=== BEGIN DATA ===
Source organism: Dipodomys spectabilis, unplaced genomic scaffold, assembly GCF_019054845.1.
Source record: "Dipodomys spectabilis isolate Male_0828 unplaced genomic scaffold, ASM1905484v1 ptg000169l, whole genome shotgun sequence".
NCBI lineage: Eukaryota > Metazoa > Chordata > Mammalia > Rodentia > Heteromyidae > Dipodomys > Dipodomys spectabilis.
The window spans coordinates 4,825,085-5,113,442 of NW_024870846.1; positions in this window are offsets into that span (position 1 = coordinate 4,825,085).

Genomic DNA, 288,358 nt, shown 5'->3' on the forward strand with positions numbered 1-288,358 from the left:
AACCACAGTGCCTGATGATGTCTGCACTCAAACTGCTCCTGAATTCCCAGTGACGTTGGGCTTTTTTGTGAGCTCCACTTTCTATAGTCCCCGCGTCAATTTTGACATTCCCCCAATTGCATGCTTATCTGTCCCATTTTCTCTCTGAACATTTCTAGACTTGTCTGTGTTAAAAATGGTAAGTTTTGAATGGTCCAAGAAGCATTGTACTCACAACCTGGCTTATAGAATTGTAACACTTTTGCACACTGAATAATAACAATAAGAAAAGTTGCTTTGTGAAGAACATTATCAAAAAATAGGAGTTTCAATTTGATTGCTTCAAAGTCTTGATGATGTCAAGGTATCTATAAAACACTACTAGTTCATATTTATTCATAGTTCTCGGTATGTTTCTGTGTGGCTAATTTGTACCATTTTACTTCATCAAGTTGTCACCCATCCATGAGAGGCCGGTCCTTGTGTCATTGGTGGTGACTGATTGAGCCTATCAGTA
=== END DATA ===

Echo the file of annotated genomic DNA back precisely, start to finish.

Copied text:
Source organism: Dipodomys spectabilis, unplaced genomic scaffold, assembly GCF_019054845.1.
Source record: "Dipodomys spectabilis isolate Male_0828 unplaced genomic scaffold, ASM1905484v1 ptg000169l, whole genome shotgun sequence".
NCBI lineage: Eukaryota > Metazoa > Chordata > Mammalia > Rodentia > Heteromyidae > Dipodomys > Dipodomys spectabilis.
The window spans coordinates 4,825,085-5,113,442 of NW_024870846.1; positions in this window are offsets into that span (position 1 = coordinate 4,825,085).

Genomic DNA, 288,358 nt, shown 5'->3' on the forward strand with positions numbered 1-288,358 from the left:
AACCACAGTGCCTGATGATGTCTGCACTCAAACTGCTCCTGAATTCCCAGTGACGTTGGGCTTTTTTGTGAGCTCCACTTTCTATAGTCCCCGCGTCAATTTTGACATTCCCCCAATTGCATGCTTATCTGTCCCATTTTCTCTCTGAACATTTCTAGACTTGTCTGTGTTAAAAATGGTAAGTTTTGAATGGTCCAAGAAGCATTGTACTCACAACCTGGCTTATAGAATTGTAACACTTTTGCACACTGAATAATAACAATAAGAAAAGTTGCTTTGTGAAGAACATTATCAAAAAATAGGAGTTTCAATTTGATTGCTTCAAAGTCTTGATGATGTCAAGGTATCTATAAAACACTACTAGTTCATATTTATTCATAGTTCTCGGTATGTTTCTGTGTGGCTAATTTGTACCATTTTACTTCATCAAGTTGTCACCCATCCATGAGAGGCCGGTCCTTGTGTCATTGGTGGTGACTGATTGAGCCTATCAGTA